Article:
Top News

The murder trial of Anne Norris — what you need to know


As Crown prosecutors rest their case and the defence prepares to take its turn calling witnesses to testify at the murder trial of Anne Norris at Newfoundland and Labador Supreme Court in St. John's, here's a summary of who's who and what has happened so far.

The facts

Crown prosecutors told the jury at the outset that this case isn't a simple “whodunit.” Norris has pleaded not guilty to the first-degree murder of Marcel Reardon, though she has made a number of admissions.

She has admitted to socializing with Reardon and two others downtown in St. John's May 8, 2016, before leaving alone and going to Walmart on Topsail Road. She attempted to obtain three hammers, four knives, two bath towels and other items, and when her debit card was declined, successfully purchased one knife and a 16-oz hammer instead.

She then returned downtown. In the early morning hours of May 9, 2016, Norris and Reardon took a cab to Harbour View Apartments on Brazil Street, where she lived.

Norris has admitted she killed Reardon by striking him several times in the head with the hammer, then moved his body under a set of concrete steps. She has admitted to returning downtown and throwing a backpack containing the hammer into St. John's harbour. The backpack was later recovered and turned over to police.

Norris has admitted to owning a sock, scarf, bathrobe and pair of sneakers seized by police from her apartment and temporary living space, found to contain Reardon's blood.

Norris has admitted to returning to Walmart May 13, 2016 and trying to obtain more items, including two hammers, scissors, a backpack, a coat and other things. She was arrested by undercover police officers and escorted from the store, and has been in custody ever since.

The issues at trial are whether or not Norris was mentally sound enough to be criminally responsible for Reardon's death, and if so, whether or not the killing included the intent and planning required for first-degree murder.

The people

Anne Norris, 30. A former top high school athlete as a member of the Mount Pearl Huskies basketball team, also accomplished in karate.

Marcel Reardon, 46. Family members say he was kind-hearted and close with his siblings, but led a lifestyle to which not many would be accustomed.

Jerome Kennedy and Rosellen Sullivan, defence lawyers. They say Norris was extremely mentally ill at the time she killed Reardon, having been on a “downward spiral” since age 24. They allege Norris should be found not criminally responsible for Reardon's death due to her mental health.

Iain Hollett and Jeffrey Summers, Crown prosecutors. They allege Norris knew exactly what she was doing when she planned and deliberately killed Reardon and disposed of the weapon.

Justice William Goodridge, judge overseeing the trial. Goodridge was called to the bar in 1982 and appointed Queen's Counsel 20 years later. Appointed a judge of the Supreme Court of Newfoundland and Labrador in 2007.

The jury: Six men and six women, selected from a pool of about 200 potential jurors in a process that took just four hours. One original juror was excused the day the trial began and a previously chosen alternate took the juror's place.

The evidence

Hollett and Summers have entered a number of exhibits as evidence so far, including the hammer Norris used to kill Reardon; police photos of the crime scene, Norris's apartments, and items seized; and video surveillance from Walmart showing Norris shopping on the night she killed Reardon and four days later, when she's seen spending considerable time contemplating hammers before selecting two; a video surveillance from the St. John's Native Friendship Centre captured in April 2016 showing Norris ditching a backpack in a dumpster and returning late at night to allegedly look for it. The backpack was later found to contain a hammer, knives, garbage bags, rope, cleaning supplies and other items.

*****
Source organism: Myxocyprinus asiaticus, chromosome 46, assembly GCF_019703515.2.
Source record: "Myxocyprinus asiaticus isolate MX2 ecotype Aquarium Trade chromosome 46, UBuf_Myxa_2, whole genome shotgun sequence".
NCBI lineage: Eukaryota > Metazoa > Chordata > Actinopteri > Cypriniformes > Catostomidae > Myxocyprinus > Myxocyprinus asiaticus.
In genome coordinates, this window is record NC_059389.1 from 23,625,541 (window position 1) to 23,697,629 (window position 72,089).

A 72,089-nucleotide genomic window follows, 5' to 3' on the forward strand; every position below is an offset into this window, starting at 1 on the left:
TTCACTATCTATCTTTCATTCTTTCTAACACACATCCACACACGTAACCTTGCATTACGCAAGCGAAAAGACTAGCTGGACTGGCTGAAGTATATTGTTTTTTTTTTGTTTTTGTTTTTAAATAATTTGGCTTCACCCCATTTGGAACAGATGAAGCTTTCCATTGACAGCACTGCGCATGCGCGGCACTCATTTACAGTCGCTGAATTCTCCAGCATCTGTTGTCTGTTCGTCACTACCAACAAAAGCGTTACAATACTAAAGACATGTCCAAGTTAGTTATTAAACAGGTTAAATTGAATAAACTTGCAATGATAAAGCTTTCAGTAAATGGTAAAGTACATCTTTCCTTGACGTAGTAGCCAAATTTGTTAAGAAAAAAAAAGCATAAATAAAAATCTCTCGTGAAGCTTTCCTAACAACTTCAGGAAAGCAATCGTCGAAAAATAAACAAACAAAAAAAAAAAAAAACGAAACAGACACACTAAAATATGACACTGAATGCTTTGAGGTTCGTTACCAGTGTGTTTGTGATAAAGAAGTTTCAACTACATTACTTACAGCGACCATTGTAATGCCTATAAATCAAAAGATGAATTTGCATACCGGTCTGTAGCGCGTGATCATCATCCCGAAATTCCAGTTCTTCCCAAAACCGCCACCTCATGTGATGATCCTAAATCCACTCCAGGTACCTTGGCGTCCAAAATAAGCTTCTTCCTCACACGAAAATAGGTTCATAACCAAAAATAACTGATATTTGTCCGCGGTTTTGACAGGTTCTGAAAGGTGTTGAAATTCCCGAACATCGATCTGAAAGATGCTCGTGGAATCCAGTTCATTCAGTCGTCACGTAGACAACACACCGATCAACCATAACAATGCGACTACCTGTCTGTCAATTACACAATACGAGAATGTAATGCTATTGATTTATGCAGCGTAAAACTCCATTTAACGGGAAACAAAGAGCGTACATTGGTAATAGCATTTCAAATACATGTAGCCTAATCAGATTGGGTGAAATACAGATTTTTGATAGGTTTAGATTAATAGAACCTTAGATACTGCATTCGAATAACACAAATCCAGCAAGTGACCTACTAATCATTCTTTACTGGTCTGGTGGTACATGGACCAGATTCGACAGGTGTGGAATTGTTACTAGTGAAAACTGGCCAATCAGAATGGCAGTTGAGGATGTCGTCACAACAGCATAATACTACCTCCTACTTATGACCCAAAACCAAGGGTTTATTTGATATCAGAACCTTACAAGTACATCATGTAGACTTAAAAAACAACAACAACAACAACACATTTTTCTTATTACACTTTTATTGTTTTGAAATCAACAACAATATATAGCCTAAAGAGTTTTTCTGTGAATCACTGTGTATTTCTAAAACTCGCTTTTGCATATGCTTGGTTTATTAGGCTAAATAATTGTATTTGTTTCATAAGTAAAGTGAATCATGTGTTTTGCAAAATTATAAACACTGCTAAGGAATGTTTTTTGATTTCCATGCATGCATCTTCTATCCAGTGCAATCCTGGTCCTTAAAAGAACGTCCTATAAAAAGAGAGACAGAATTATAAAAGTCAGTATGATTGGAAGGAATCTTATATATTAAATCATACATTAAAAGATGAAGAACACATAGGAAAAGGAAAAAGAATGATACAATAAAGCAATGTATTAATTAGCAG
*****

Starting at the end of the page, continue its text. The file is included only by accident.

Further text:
In cross-examining witnesses, Kennedy and Sullivan have submitted police documentation of unsubstantiated reports made in the past by Norris, alleging intruders were breaking into her home and sexually assaulting her as she slept. They have also submitted audio recordings of three separate 911 calls made in the 24 hours before Reardon was killed, by members of the public alleging he was drunk and aggressive. As well, they've introduced a hand-written note reportedly found in Norris's apartment by the building superintendent and signed “Derick.”

The witnesses

The Crown has called 23 witnesses to the stand since the trial began, including a number of RNC officers, taxi drivers, Walmart employees and others. Among them:

Shawn Pumphrey: A tenant of Harbour View Apartments, who found Reardon's body May 9, 2016. Pumphrey also befriended Norris in the days after Reardon was killed.

Jack Huffman: Superintendent of Harbour View Apartments, second on the scene when Reardon's body was found.

Jessica Peach and Kevin O'Brien: The other people who were socializing with Norris and Reardon May 8 and 9, 2016.

Angie Paul and Mohamed Abdallah: Staff of the St. John's Native Friendship Centre who found a backpack reportedly ditched in a dumpster on the premises by Norris.

Dean Barnes and Sean Mugford: Walmart employees who had contact with Norris when she returned to the store May 13, 2016.

Dr. Simon Avis: The province's chief medical examiner. Avis told the court Reardon died of multiple injuries due to blunt force trauma, and his skull and brain were extensively fragmented.

What happens next

The judge and lawyers are taking care of some legal issues before Norris's trial resumes Monday afternoon. The defence is expected to call a number of psychiatrists to testify. The trial is due to wrap up in two weeks.

Tara.bradbury@thetelegram.com

Twitter: @tara_bradbury

Recent Stories